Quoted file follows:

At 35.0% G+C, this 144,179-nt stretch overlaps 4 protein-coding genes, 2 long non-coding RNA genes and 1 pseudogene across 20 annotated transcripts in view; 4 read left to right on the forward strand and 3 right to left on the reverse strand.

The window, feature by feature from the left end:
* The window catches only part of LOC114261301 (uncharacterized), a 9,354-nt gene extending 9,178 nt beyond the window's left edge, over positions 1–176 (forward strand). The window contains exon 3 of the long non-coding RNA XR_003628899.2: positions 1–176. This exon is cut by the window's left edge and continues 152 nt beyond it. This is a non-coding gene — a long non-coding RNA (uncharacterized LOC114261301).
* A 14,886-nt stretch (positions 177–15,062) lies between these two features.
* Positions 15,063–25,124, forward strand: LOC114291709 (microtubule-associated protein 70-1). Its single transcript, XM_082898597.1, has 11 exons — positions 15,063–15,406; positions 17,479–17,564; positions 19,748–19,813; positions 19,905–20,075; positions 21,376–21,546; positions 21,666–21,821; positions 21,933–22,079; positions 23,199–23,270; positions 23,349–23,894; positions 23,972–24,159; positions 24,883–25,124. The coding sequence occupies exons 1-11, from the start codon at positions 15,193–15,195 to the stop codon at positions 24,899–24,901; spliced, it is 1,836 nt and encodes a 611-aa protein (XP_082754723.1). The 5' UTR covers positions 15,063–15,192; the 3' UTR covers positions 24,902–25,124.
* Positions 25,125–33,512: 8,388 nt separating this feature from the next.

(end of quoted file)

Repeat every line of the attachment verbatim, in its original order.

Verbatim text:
At 35.0% G+C, this 144,179-nt stretch overlaps 4 protein-coding genes, 2 long non-coding RNA genes and 1 pseudogene across 20 annotated transcripts in view; 4 read left to right on the forward strand and 3 right to left on the reverse strand.

The window, feature by feature from the left end:
* The window catches only part of LOC114261301 (uncharacterized), a 9,354-nt gene extending 9,178 nt beyond the window's left edge, over positions 1–176 (forward strand). The window contains exon 3 of the long non-coding RNA XR_003628899.2: positions 1–176. This exon is cut by the window's left edge and continues 152 nt beyond it. This is a non-coding gene — a long non-coding RNA (uncharacterized LOC114261301).
* A 14,886-nt stretch (positions 177–15,062) lies between these two features.
* Positions 15,063–25,124, forward strand: LOC114291709 (microtubule-associated protein 70-1). Its single transcript, XM_082898597.1, has 11 exons — positions 15,063–15,406; positions 17,479–17,564; positions 19,748–19,813; positions 19,905–20,075; positions 21,376–21,546; positions 21,666–21,821; positions 21,933–22,079; positions 23,199–23,270; positions 23,349–23,894; positions 23,972–24,159; positions 24,883–25,124. The coding sequence occupies exons 1-11, from the start codon at positions 15,193–15,195 to the stop codon at positions 24,899–24,901; spliced, it is 1,836 nt and encodes a 611-aa protein (XP_082754723.1). The 5' UTR covers positions 15,063–15,192; the 3' UTR covers positions 24,902–25,124.
* Positions 25,125–33,512: 8,388 nt separating this feature from the next.